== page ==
Revamping Sri Lanka’s Tax Revenue: A Call for Systematic Oversight and Decisive Action
Overseeing Tax Revenue-Generating Institutions
In a recent call to action, MP Mahindananda Aluthgamage, Chair of the Sectoral Oversight Committee on National Economic and Physical Plans, underscored the need for a designated unit to supervise tax revenue-generating institutions such as the Inland Revenue Department. Aluthgamage emphasized the urgency of addressing officials who are not contributing to tax revenue growth. This call for action highlights the pressing need for systemic change and stronger oversight in Sri Lanka’s tax system.
Government Commitments and Revenue Targets
Speaking on a meeting between the International Monetary Fund (IMF) and President Ranil Wickremesinghe, Aluthgamage reported “remarkable results”. The government committed to reducing inflation to single digits, strengthening foreign reserves, and increasing tax revenue. However, the government’s ambitious revenue targets for the Inland Revenue Department, Sri Lanka Customs, and the Excise Department are currently unmet, indicating a need for more effective tax collection plans.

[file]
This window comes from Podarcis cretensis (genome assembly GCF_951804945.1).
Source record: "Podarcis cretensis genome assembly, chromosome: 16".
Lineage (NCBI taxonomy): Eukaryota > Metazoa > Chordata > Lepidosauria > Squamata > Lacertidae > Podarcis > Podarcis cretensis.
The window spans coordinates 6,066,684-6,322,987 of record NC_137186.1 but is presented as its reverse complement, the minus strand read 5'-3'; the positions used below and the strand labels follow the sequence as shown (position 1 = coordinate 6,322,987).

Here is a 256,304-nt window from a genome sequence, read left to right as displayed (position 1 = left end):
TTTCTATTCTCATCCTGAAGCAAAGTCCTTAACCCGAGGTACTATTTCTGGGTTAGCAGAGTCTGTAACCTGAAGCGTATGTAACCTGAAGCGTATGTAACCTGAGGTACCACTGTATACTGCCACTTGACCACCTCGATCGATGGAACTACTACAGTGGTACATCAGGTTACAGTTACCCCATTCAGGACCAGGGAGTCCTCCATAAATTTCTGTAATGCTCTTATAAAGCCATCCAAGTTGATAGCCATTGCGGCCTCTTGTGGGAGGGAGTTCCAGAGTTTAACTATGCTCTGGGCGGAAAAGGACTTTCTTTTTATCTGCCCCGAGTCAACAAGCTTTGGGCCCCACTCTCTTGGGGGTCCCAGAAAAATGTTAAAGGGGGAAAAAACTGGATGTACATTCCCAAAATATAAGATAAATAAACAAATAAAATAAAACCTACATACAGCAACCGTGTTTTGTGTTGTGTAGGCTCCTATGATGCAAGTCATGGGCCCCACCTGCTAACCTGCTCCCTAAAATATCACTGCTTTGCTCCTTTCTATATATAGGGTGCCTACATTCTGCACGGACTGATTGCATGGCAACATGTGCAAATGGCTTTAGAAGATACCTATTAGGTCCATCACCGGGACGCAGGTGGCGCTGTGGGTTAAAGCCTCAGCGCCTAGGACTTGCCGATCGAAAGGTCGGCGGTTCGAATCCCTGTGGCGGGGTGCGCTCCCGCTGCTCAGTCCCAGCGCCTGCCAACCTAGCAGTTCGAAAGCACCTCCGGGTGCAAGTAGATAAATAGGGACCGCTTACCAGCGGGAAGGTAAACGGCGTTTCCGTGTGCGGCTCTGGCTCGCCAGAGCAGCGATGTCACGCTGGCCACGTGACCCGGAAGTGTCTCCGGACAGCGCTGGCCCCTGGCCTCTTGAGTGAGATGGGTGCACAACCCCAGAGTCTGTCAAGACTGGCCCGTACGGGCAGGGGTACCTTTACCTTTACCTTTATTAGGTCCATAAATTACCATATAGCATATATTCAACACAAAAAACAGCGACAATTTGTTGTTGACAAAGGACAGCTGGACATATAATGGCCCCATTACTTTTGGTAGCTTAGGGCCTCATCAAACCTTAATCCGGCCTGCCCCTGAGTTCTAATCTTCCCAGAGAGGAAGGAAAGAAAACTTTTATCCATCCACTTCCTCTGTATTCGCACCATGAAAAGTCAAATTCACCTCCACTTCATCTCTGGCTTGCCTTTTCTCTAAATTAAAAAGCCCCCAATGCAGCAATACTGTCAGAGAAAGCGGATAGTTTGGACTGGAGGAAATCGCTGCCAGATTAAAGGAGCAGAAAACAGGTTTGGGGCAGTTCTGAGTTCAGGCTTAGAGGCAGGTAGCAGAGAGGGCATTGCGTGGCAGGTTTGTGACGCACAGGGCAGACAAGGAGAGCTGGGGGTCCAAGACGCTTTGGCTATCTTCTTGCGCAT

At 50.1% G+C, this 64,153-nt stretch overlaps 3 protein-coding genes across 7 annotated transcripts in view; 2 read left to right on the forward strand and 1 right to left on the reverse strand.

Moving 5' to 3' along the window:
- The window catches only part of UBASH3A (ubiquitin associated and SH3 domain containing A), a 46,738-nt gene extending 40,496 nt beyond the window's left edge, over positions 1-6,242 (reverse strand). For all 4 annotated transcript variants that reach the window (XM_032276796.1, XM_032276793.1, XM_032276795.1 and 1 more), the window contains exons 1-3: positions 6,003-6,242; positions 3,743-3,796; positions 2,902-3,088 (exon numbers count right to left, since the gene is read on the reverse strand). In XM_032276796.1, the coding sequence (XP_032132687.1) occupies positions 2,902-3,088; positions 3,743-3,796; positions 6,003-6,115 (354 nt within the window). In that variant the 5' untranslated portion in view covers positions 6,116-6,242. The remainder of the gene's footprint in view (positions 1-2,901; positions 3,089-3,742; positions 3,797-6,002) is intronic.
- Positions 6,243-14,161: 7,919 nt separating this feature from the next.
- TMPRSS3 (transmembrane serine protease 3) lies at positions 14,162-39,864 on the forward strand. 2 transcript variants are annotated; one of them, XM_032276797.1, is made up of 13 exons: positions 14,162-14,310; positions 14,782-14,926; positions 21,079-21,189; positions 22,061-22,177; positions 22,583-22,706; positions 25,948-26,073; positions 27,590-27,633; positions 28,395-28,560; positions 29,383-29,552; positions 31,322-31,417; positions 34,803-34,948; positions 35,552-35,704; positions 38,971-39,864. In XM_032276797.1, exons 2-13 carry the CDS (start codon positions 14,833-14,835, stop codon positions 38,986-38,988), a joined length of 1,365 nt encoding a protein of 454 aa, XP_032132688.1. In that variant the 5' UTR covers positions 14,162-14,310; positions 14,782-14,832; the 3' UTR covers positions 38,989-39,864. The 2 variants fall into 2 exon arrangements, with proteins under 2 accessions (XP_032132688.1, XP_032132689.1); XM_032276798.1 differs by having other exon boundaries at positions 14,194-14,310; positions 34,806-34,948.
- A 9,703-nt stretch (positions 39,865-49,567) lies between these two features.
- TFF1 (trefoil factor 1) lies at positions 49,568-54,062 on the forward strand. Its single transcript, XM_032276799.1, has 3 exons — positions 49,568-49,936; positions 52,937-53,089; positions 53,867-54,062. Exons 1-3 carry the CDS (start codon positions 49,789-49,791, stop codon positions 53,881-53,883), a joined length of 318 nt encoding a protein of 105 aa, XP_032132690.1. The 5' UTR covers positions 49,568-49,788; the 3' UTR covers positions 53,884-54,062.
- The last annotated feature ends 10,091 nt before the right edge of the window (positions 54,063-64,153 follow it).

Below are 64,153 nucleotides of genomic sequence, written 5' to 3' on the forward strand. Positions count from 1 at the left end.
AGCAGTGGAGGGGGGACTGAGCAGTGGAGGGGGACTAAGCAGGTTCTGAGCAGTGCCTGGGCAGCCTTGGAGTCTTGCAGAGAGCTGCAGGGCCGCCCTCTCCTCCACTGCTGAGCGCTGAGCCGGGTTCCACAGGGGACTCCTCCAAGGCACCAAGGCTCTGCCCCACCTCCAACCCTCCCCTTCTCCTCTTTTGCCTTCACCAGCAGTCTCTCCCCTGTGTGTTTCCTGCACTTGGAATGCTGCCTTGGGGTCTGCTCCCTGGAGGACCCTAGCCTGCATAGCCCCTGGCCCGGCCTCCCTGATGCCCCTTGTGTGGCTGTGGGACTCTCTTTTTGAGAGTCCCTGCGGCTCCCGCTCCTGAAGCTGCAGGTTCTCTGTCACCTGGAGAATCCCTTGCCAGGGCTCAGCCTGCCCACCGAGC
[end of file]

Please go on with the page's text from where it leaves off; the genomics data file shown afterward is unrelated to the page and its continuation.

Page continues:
Underpaid Taxes and Inefficiencies
Aluthgamage revealed alarming figures concerning uncollected taxes. In 2022, a mere 10% of eligible taxes were paid, and only 15% of registered companies contributed to tax revenue. A staggering 86% of the government’s revenue was sourced from just 494 companies. Aluthgamage suggested that by addressing inefficiencies and irregularities in these institutions, revenue could potentially be boosted by 500 billion.
Losses in Customs Department
Significant financial losses are also occurring in the Customs Department and Sri Lanka Customs due to inefficiencies and irregularities. The liquor industry was highlighted as an example, with 40% of production reportedly evading state tax. These issues further underscore the importance of implementing efficient and effective systems to ensure tax compliance in all sectors.
Reconsidering Tax Revenue Approach
Aluthgamage stressed the need to monitor and implement effective programs to enhance government revenue. He urged the Inland Revenue Department to reconsider its approach to boosting tax revenue, emphasizing the crucial role of government revenue in providing subsidies, funding development activities, and paying government employee salaries. The call for decisive action and systemic change in Sri Lanka’s tax system is clear.
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